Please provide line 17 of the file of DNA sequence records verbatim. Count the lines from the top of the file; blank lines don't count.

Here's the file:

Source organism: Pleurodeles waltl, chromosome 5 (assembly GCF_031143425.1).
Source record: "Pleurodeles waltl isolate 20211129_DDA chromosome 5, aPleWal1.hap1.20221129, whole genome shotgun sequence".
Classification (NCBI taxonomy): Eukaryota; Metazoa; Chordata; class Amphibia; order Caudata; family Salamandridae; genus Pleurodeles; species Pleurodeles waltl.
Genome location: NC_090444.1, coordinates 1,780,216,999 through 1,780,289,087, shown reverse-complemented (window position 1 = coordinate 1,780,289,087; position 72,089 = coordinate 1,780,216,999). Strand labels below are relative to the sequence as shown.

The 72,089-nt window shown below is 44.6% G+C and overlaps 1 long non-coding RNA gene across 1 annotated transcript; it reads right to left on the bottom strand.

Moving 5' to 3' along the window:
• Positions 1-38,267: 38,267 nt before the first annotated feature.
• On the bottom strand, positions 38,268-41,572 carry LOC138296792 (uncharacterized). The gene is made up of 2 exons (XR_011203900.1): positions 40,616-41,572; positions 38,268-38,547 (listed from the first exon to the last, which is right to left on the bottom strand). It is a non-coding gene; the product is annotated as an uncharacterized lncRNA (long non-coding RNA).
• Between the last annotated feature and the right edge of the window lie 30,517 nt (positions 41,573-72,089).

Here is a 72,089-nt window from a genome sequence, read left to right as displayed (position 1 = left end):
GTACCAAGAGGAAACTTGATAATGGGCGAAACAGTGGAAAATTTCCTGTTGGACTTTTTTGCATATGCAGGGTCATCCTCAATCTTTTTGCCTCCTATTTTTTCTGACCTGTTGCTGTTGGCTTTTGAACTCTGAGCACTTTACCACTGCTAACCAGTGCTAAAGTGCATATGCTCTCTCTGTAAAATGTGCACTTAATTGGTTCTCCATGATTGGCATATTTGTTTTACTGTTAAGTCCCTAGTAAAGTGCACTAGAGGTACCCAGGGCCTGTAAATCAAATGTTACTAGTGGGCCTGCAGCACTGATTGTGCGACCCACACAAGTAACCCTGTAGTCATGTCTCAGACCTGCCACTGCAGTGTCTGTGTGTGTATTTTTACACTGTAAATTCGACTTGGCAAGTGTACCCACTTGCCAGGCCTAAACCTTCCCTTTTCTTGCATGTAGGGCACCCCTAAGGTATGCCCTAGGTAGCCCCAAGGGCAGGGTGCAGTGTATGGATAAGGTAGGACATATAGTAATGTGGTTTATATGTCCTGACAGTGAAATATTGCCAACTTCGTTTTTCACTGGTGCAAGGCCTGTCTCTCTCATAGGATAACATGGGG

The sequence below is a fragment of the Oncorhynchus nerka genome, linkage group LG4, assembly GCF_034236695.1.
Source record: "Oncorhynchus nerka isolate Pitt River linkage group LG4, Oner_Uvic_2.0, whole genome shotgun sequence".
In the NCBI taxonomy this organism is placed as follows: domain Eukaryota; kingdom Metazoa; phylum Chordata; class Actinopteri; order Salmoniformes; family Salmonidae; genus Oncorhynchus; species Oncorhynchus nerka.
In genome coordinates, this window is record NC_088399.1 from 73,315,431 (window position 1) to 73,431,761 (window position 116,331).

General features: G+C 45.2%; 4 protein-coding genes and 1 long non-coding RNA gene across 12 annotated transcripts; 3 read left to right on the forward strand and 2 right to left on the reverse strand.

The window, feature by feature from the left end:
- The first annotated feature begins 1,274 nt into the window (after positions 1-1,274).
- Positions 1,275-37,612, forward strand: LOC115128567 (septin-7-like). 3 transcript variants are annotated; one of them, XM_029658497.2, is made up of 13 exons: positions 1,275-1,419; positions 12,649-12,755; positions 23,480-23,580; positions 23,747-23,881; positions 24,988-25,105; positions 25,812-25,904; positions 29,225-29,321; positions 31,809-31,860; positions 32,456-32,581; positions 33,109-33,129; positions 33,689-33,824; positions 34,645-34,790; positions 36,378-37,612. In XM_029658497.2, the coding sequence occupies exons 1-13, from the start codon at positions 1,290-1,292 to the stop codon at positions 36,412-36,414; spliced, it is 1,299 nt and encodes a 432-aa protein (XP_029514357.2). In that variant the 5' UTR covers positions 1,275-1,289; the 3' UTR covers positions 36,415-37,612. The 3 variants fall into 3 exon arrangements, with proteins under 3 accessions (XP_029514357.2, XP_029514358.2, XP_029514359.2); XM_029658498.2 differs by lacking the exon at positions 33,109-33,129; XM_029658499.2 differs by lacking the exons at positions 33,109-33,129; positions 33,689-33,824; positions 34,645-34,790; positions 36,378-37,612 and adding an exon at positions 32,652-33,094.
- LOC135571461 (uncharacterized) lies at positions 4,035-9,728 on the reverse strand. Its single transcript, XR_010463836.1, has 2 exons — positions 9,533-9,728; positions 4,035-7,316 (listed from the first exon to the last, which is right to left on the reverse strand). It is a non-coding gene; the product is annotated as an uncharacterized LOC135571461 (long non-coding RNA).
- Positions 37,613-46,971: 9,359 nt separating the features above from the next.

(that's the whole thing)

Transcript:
The window, feature by feature from the left end: